What we do wish to deduce from this reasoning is that one feature of our world is not mysterious: the fact that we have effective laws that require a stochastic element in the form of an apparently perfect random number generator, is something we should not be surprised about. Our 19th century physicists would be happy with what their mathematicians give them, and they would have been totally prepared for the findings of 20th century physicists, which implied that indeed the effective laws controlling hydrogen atoms contain a stochastic element, for instance to determine at what moment exactly an excited atom decides to emit a photon.
This may be the deeper philosophical reason why we have quantum mechanics: not all features of the cellular automaton at the basis of our world allow to be extrapolated to large scales. Clearly, the exposition of this chapter is entirely nontechnical and it may be a bad representation of all the subtleties of the theory we call quantum mechanics today. Yet we think it already captures some of the elements of the story we want to tell. If they had access to the mathematics known today, we may be led to the conclusion that our 19th century physicists could have been able to derive an effective quantum theory for their automaton model of the world. Would the 19th century physicists be able to do experiments with entangled photons? This question we postpone to Sect. 3.6 and onwards.
Philosophizing about the different turns the course of history could have chosen, imagine the following. In the 19th century, the theory of atoms already existed. They could have been regarded as physicists’ first successful step to discretize the world: atoms are the quanta of matter. Yet energy, momenta, and angular momenta were still assumed to be continuous. Would it not have been natural to suspect these to be discrete as well? In our world, this insight came with the discovery of quantum mechanics. But even today, space and time themselves are still strictly continuous entities. When will we discover that everything in the physical world will eventually be discrete? This would be the discrete, deterministic world underlying our present theories, as was advertised, among others, by Fredkin. In this scenario, quantum mechanics as we know it today, is the imperfect logic resulting from an incomplete discretization.^{Footnote 9}
4 Brief History of the Cellular Automaton
A cellular automaton is a mathematical model of a physical system that reduces the physical variables to discrete integers, defined on a one or higher dimensional grid. The locations on the grid are referred to as ‘cells’, whose positions are indicated by a series of integers, the coordinates of the grid. At the beat of a clock, the variables in the cells on this grid are all renewed, so that they are time dependent. The rule according to which they are renewed reflects the laws of physics. For each cell, typically, the renewed values only depend on the values the cell had previously, and the contents of the neighbouring cells. This property we call ‘locality’.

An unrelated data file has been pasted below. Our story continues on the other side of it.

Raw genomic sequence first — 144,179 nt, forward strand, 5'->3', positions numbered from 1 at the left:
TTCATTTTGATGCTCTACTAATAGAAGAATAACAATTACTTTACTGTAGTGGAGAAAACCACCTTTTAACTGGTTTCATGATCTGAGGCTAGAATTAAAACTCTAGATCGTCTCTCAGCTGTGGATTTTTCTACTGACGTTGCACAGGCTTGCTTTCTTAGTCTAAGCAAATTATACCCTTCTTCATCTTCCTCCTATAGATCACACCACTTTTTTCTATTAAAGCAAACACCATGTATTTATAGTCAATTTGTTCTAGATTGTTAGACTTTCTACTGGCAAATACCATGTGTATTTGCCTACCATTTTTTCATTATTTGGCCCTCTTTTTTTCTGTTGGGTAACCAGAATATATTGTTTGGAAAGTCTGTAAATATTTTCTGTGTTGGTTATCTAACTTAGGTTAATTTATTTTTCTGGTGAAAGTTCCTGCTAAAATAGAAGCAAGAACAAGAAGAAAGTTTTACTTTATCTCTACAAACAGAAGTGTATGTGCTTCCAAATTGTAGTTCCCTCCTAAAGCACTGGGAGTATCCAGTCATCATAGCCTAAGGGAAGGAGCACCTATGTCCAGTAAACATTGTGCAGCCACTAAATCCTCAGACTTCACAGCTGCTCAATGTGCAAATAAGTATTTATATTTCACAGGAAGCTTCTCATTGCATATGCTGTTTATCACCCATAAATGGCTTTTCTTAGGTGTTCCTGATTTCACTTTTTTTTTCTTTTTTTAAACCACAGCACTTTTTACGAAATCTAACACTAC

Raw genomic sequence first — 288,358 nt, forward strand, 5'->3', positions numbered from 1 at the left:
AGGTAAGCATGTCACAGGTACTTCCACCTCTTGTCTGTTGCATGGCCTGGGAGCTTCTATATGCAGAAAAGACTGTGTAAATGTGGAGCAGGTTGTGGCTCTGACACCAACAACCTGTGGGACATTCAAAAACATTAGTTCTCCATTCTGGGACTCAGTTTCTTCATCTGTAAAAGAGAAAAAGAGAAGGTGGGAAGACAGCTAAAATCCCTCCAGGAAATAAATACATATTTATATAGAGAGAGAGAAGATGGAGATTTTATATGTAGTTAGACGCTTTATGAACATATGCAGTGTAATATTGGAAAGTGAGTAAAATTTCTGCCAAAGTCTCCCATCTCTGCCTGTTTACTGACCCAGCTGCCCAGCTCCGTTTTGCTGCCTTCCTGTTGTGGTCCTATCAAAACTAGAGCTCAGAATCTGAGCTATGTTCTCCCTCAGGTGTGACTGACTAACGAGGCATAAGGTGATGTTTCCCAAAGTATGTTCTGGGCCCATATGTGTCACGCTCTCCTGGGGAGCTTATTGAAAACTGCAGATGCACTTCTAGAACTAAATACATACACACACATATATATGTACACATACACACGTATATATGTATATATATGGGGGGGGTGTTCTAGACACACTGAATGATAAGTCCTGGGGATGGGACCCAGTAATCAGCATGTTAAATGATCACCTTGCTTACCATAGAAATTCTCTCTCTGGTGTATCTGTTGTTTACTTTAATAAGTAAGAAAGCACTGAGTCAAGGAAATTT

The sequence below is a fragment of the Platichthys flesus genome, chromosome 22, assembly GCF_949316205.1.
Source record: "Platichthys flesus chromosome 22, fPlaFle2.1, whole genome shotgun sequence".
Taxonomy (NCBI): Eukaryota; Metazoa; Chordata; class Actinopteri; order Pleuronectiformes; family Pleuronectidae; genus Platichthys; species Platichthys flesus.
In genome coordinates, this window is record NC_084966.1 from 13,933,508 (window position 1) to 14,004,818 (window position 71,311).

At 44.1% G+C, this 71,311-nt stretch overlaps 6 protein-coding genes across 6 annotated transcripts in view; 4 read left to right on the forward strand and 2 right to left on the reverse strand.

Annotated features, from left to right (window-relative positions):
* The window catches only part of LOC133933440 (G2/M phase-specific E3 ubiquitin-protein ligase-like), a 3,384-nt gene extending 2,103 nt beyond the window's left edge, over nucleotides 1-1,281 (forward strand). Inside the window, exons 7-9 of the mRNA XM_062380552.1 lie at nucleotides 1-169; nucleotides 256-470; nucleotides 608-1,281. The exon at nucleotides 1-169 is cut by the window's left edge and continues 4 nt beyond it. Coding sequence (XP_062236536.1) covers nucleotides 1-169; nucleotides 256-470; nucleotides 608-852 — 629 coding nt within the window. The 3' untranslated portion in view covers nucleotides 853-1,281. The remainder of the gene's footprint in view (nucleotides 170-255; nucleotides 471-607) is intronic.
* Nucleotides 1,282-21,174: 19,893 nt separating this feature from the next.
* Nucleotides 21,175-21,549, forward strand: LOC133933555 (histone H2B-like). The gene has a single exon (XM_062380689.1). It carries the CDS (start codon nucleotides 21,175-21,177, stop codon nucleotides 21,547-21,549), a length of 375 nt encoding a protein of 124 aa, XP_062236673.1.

The earliest mention of such a concept was by John von Neumann [87] and Stanislaw Ulam [84]. Both were interested in the question how, in a physical world with simple laws of evolution, structures could arise that reproduce themselves: the emergence of life. This was in the 1940s. However, it really became a popular subject of study in the 1970s when John Conway [39, 40] proposed an interesting example of an automaton on a twodimensional grid, called Conway’s game of life. The evolution rules, standing for the ‘laws of physics’, for this system were very simple. The grid was a rectangular one, so that each cell had 4 closest neighbours plus 4 nexttoclosest ones, diagonally separated. The data in each cell could take just two values: 0 and 1. Conveniently, these two states of a cell would be called ‘dead’ and ‘alive’. At each beat of the clock every cell was renewed as follows:

Any live cell with fewer than 2 of its 8 neighbours alive, will die, “as if caused by loneliness”;

Any live cell with 2 or 3 live neighbours lives on to the next generation;

Any live cell with more than 3 live neighbours will die, “as if by overpopulation”;

Any dead cell with exactly 3 live neighbours becomes alive, “as if by reproduction”.
The initial state could be assumed to be anything. At every beat of the clock, every cell was renewed according to the above rules. The evolution of the entire system could be followed indefinitely. In principle, the grid was assumed to be of infinite size, but one could also consider any type of boundary conditions.